Huge numbers are inadequately financially prepared for the future with retirement poverty facing many, writes
Recent figures from the CSO confirm what we all know. We’re not saving enough for retirement. Less than half (47.1%) of workers have either an occupational or a private pension.
More recent survey data suggests that things are actually worse than this. Aviva commissioned research from Red C which found that 43% of 35-54 year olds anticipate financial hardship in retirement, while 60% admit to having inadequate retirement funds.
The research, based on a representative sample of 2,000 adults, found that only 34% had a private pension. 43% admitted to having no idea how much their pension fund was worth. More than half had no idea where their funds were invested, while 55% were in the dark on the tax benefits for pensions savers.
Ticking time bomb
That sound you can hear in the background is the pensions time bomb ticking slowly down.
Richard Jones is head of life and pensions with Aviva. He says that these findings show a worrying disconnect between the pension people expect in retirement and what they are actually investing now to prepare for that retirement.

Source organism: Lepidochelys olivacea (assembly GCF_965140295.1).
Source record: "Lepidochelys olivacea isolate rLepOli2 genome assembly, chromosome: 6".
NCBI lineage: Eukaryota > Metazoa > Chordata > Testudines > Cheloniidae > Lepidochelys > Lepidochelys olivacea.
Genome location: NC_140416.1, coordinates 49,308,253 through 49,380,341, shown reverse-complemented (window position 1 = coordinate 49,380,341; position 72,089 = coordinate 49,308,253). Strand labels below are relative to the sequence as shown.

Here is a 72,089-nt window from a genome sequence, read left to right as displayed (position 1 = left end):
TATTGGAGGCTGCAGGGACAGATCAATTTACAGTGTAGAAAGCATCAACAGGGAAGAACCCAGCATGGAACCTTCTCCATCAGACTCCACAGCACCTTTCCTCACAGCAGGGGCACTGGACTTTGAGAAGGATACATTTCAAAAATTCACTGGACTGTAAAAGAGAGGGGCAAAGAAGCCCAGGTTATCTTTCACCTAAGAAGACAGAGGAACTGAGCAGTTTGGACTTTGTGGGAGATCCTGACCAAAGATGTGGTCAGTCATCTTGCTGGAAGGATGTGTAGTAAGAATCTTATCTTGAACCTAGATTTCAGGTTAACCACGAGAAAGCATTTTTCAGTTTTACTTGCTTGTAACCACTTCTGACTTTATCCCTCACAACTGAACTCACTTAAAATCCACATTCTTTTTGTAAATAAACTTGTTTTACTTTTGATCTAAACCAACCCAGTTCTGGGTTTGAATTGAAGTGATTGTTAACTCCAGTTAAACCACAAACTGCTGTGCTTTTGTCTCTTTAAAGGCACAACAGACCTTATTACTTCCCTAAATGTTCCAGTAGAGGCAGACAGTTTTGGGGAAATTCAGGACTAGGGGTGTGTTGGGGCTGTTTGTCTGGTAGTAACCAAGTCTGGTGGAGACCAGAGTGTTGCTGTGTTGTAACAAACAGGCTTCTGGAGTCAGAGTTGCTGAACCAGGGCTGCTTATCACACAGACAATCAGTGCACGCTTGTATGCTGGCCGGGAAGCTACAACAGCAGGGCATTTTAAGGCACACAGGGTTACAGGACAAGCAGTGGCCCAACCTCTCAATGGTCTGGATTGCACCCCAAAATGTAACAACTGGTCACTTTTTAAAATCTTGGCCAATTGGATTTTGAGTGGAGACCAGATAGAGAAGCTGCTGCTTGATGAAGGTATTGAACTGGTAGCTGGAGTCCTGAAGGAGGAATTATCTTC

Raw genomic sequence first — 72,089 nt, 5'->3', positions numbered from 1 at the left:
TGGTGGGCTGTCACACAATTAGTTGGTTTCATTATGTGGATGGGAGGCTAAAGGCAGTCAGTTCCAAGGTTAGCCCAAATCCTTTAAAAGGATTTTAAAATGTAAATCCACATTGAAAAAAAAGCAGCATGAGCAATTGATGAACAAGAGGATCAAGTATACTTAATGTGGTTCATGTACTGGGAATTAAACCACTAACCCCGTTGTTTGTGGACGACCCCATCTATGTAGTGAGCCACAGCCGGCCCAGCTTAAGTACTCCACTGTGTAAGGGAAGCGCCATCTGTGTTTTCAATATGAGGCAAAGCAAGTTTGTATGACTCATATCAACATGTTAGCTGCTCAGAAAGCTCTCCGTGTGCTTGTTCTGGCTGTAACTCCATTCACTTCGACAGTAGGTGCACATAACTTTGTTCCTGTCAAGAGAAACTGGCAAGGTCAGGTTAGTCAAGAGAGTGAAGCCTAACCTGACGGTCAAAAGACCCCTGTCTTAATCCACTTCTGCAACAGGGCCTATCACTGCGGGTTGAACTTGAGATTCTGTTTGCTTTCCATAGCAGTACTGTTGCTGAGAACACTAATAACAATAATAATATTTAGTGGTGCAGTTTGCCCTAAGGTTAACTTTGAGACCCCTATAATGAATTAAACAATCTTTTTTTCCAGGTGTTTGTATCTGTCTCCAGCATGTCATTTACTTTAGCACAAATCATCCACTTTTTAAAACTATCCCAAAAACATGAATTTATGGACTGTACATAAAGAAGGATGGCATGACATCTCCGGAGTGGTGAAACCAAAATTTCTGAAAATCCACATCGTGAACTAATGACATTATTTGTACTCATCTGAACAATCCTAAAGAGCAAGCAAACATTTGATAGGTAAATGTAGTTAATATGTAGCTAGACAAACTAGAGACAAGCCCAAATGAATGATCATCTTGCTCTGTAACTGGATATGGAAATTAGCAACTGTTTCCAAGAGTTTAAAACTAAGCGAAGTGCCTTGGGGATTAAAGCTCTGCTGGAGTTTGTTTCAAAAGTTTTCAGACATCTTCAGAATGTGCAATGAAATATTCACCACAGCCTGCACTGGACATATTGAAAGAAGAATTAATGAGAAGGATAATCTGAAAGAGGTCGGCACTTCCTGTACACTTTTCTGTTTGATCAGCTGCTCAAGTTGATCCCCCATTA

“Putting retirement planning on the long finger is also evident, with a particularly concerning lack of preparation and awareness amongst those aged 35-54 years old.”
The survey also revealed the generational shift in home ownership, and the impact this is going to have on pensions adequacy into the future. 40% of 18–34 year olds expect to be still paying a mortgage or rent into retirement, compared to only 18% of the 55+ cohort.
Overall, half of the population is likely to carry some level of debt into retirement.
The one phrase on the lips of everyone in the pensions industry is ‘auto-enrolment’. This is the inertia-busting plan to automatically enroll all employees in a pension scheme.
In February of last year, the government published an ambitious five-year plan for pension reform. One of the roadmap’s strands focuses on improving pension coverage through the introduction of a system of auto-enrolment. All employers will be legally required to automatically include their staff in a retirement savings scheme by 2022.
General Secretary of the Irish Congress of Trade Unions (ICTU), Patricia King is fully behind this move. “Congress agrees in principle with the introduction of auto-enrolment as a means of increasing pension coverage, income adequacy for retirees, and employer responsibility to contribute to their employees’ retirement savings.
Richard Jones of Aviva is on the same page. “Without a significant cultural shift in how we approach pensions, or an acceleration of plans for auto-enrolment, the signs are pointing to retirement poverty being a prevalent issue for future generations.”
Of course, there are many thousands of workers who do not qualify for company pension plans. If that’s the case, you’re looking at two basic options — the Personal Pension Plan and the Personal Retirement Savings Account (PRSA).
Personal Pension Plan